As easy as falling off a cliff… (An American Storyteller on Tour in Europe – part 2 of 3)


Part Two – Leaping

Mark Binder and Devi Lockwood

Me and Devi Lockwood

I wasn’t even through airport security when I began telling my first story. Heather had dropped me at Logan, gave me a kiss, and sped off. I had booked my travel and lodging and bought a brand new Google phone with directions and contacts and addresses. Suddenly there was Devi Lockwood, a young blogging journalist off to Morocco for a climate change summit. She had a Sony digital recorder and a furry boom microphone that she stuck in my face. I’m still waiting for it to pop up on her website.

But she was an American. Would they “get” my work in Europe? That was the question.

I’m always looking for challenges. I’m always writing new stories and polishing old ones. But I’ve always known my audiences. They were like me—maybe a bit richer or poorer, blacker or whiter—but American.

When I pitch myself as a storyteller, I claim, “Stories connect people from any background—they just work.”

Now I was going to find out if I was full of it.

Every week Tony Cranston has a group of students from a local primary school who trek to the Bexley library for an afternoon of storytelling. He plopped me into it and I kicked off with Jack and the Beanstalk.

Tony and me outside the Bexley Library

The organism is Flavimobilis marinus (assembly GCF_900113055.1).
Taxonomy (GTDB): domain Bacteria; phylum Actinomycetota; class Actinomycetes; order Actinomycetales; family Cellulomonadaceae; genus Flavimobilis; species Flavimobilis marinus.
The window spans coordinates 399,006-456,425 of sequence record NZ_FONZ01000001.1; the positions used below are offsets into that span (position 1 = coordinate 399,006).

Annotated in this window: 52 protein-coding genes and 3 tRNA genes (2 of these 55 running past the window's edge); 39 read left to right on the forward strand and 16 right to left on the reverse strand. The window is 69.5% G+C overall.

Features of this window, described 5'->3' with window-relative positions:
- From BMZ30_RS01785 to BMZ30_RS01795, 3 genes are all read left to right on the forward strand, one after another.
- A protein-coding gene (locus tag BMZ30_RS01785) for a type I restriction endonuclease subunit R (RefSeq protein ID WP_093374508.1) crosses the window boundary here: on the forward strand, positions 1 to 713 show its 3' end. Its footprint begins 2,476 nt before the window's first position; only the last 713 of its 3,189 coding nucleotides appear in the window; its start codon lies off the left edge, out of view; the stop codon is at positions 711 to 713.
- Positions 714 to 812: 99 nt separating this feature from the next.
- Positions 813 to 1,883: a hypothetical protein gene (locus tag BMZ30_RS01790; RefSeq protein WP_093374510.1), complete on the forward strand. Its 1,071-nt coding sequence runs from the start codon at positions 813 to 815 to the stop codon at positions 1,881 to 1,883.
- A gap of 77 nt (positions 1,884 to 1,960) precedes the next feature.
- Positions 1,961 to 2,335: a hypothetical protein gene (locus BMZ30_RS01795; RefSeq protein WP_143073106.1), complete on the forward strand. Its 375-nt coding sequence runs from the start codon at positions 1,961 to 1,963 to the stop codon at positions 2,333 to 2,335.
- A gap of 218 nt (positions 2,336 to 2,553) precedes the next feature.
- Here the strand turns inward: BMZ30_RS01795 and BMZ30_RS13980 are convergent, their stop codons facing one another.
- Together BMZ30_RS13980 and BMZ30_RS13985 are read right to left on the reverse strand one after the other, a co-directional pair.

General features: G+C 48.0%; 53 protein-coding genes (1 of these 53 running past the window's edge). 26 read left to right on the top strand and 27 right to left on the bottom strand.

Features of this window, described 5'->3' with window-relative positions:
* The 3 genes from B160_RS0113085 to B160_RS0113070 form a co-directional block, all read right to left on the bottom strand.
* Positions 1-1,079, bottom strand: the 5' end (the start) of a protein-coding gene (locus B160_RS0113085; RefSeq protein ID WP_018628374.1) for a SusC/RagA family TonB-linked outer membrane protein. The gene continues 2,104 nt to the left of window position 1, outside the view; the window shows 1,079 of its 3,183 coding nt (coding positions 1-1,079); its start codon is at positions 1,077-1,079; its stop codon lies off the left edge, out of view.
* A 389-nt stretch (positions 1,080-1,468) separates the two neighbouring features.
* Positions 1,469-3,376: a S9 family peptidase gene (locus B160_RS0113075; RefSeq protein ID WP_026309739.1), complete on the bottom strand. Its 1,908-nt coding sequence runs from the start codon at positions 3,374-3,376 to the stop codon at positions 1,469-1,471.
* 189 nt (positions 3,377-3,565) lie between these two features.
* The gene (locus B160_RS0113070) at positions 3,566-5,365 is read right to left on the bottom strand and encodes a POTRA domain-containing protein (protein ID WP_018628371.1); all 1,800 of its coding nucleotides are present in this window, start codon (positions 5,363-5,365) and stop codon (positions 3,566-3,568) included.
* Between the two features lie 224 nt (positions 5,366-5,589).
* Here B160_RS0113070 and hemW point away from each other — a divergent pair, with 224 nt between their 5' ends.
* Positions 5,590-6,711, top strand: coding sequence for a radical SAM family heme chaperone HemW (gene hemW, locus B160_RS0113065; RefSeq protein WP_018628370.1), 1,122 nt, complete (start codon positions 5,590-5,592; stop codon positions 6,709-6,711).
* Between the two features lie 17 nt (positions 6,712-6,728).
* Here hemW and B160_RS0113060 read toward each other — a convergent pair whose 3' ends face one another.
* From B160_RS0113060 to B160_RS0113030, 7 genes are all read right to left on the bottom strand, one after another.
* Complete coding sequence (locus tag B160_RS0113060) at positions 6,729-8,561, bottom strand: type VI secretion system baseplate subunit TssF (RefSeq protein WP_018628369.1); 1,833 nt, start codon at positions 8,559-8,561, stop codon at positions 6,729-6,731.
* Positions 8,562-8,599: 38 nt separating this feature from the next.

Turns out that kids everywhere are pretty much the same. Yes, they knew the story, but nobody had ever “told” it to them. They listened, laughed, participated and had tons of questions. That Friday evening many of them were back at the library with their parents for an hour-long multigenerational program that felt solid. All my stories and most of my cultural references seemed to get through the English/American language barrier.

London? Check.

Paris worried still me. My sponsor from the American School, Filipa Pavic, met me outside a Starbucks in Paris. (No, I said, I can’t buy a coffee from Starbucks in France!) On the commuter rail ride to the school she told me that the students were six through eighth graders, whose parents worked for American or multinational corporations. They spoke English perfectly, were sophisticated and smart.

Yes, I saw my son, Max

Swell. Much of my humor is lowbrow and crass. Give me a raucous inner-city school and I’ll keep them enthralled, but sophistication takes wit and memorization, which are two of my weakest attributes.

The auditorium filled up and I kicked off with “TV Deprogrammer” a semi-improvised story about the battle between an old fart and technologically advanced whiz kid. The young people cheered, listened, and asked questions. Whew!

To be continued

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